Welcome to Sam Hunt Fans. We are a fansite dedicated to country music artist Sam Hunt. You may have heard him on your radio with hits like Take Your Time, House Party, and Leave the Night On. Here at Sam Hunt Fans our goal is to provide you with the latest news, photos, and media regarding him. Thanks for visiting, bookmark us, and come back again soon!
May 15, 16 admin Headlines 0 Comment
Kenny Chesney, Miranda Lambert and Sam Hunt photographed at Steel Mill Rehersal Space in Nashville, TN on April 14, 2016

Hunt's Grooming: Alex Wingo; Lambert's hair: Ali Ryan; Makeup: Megan Thompson; Styling: Tiffany Gifford


EW.COM – With his Spread the Love tour coming to a town near you, Kenny Chesney, and openers Miranda Lambert and Sam Hunt tell EW what to expect from the biggest country tour of the summer—and why you should leave your selfie stick at home.

ENTERTAINMENT WEEKLY: Spread the Love is hitting 39 cities around the country. What can fans expect?
KENNY CHESNEY: Getting out on the road with Sam and Miranda [for] hours of awesome live music, rolling down the highway… We’re in a genre that allows you to have a real career and fan base, where fans have a certain ownership with an artist. That’s really fun to share with the friends you take out on the road. To watch Miranda go up there and kick ass and have this unique spot in country where people look up to her, and to watch Sam come out here—it’s such a great spot for him to be in, because everything’s new—it’s awesome.

Kenny, Miranda first opened for you in 2009, and you’ve played together many times since. Are you guys real-life pals?
KC: I don’t talk to her every day; we don’t call each other at Christmas. But when we see each other, it’s like we never left.
MIRANDA LAMBERT: It’s a low-maintenance friendship. But I’ve learned a lot from him, and every tour I’ve been on, somebody’s learned from him. We take bits and pieces and apply it to our own gigs. [To Chesney] Do you want to answer your own questions, or should I keep going?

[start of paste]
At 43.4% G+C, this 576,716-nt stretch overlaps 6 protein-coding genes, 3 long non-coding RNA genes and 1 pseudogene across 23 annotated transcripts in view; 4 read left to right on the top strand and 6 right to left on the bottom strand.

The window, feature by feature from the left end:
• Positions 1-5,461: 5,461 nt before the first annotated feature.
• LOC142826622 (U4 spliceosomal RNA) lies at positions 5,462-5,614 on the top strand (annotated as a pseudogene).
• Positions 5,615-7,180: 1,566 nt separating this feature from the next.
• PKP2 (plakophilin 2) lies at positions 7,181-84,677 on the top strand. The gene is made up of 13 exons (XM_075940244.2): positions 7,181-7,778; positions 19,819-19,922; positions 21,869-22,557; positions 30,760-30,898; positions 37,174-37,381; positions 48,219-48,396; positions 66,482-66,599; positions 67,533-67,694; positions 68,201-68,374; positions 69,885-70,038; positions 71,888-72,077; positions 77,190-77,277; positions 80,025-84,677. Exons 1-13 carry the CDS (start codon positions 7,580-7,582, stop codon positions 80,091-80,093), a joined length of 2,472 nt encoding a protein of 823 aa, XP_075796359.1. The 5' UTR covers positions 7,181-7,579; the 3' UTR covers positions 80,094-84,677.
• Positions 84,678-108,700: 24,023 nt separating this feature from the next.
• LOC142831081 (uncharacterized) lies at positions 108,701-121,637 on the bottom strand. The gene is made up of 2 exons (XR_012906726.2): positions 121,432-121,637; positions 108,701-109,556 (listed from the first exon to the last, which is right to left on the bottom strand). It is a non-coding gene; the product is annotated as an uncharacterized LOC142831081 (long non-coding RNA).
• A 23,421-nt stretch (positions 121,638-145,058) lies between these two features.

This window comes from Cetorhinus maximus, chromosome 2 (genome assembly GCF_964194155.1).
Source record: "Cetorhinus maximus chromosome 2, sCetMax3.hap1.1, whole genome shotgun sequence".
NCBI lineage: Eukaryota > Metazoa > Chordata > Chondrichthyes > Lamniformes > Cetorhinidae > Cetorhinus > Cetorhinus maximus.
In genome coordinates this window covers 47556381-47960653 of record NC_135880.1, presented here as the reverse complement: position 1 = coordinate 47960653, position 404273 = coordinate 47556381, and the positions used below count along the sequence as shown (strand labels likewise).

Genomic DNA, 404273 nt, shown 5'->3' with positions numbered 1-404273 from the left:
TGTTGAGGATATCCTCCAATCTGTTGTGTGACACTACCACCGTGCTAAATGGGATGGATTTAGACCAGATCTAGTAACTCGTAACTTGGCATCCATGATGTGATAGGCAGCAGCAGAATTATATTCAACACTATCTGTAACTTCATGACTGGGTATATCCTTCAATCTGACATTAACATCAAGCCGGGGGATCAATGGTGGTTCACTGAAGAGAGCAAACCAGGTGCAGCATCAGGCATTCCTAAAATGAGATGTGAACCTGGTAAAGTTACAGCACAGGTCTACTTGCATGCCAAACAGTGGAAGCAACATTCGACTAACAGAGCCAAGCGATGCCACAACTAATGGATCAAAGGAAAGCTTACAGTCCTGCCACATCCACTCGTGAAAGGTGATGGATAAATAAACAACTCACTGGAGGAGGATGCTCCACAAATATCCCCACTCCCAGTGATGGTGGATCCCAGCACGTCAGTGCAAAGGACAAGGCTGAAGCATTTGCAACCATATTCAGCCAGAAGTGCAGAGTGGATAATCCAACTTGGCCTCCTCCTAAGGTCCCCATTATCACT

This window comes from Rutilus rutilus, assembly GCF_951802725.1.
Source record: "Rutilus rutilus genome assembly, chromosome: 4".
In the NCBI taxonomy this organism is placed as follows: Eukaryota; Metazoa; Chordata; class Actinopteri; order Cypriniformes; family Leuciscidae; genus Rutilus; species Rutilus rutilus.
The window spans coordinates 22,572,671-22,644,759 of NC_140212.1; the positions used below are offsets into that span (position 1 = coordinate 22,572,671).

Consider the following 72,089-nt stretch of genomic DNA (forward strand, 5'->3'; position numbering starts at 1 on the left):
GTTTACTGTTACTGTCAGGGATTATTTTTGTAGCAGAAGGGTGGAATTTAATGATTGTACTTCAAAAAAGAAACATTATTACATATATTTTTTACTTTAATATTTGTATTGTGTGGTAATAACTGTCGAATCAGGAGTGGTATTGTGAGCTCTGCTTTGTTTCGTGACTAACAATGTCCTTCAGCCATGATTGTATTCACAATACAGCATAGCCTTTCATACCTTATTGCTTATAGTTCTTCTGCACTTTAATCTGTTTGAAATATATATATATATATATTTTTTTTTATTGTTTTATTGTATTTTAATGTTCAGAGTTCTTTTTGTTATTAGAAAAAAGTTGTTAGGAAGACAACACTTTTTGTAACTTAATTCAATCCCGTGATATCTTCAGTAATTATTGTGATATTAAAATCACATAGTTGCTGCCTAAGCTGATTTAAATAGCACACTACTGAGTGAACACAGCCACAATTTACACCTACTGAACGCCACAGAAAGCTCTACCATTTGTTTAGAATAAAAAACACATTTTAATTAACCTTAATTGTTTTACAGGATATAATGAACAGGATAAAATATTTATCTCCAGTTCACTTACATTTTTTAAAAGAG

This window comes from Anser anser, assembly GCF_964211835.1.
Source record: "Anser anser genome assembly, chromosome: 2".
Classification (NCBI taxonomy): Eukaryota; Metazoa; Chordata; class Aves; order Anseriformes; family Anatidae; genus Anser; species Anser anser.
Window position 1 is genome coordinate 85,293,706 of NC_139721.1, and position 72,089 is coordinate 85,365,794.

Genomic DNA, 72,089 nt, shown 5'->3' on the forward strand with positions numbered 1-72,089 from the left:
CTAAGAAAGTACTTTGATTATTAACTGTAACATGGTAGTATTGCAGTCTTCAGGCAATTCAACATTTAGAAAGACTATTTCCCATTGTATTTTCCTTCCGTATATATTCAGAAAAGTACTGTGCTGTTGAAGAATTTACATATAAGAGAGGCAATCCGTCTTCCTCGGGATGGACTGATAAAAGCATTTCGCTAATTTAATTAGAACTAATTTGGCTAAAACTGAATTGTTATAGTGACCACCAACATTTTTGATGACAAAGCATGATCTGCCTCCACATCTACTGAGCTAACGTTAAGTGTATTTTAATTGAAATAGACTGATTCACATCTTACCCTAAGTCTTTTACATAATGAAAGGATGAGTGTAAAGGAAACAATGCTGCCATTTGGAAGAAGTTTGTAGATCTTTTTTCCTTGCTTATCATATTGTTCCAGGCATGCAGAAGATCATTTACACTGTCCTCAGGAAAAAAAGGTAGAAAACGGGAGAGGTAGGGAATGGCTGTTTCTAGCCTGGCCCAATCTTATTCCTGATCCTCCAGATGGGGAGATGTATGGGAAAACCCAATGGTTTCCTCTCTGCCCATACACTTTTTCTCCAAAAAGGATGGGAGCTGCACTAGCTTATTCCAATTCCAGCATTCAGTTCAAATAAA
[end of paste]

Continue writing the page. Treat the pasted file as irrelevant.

KC: [Laughs] No! But since 2009, she’s become this really important person in the music world. She’s probably the most successful person that’s ever opened for me—she doesn’t have to be out here, but she is.

Last summer you had stars like Jason Aldean and Brantley Gilbert on the road with you. Does having a female star change the dynamic?
KC: The stage is gonna be a lot prettier, I can tell you that! [Laughs]
ML: It’ll smell like Chanel.
KC: And everybody thinks Sam’s pretty anyway!
ML: Yeah, he’s pretty!

Sam, one of your first breaks came when Kenny recorded your song “Come Over.” How does it feel to tour with one of your earliest champions?
SAM HUNT: It’s awesome. He was one of the people who inspired me to pick up a guitar. And that inspired me to move to Nashville, which created an opportunity to write “Come Over” and led to a record deal of my own.
KC: What’s really interesting is that I get 20 percent! [Laughs]
SH: [Laughs] But that was when it took somebody like Kenny to take a song like that, which was a little bit outside the box, and validate that sound.

What do you do to let loose between shows?
KC: I leave the venue to work out.
ML: I’m in charge of hospitality. I have an Airstream that I bring on the road; it’s like a rolling bar. I drink mostly to pass the time. [Laughs]

Sam, last year you had three singles go platinum. How have you adjusted to stardom?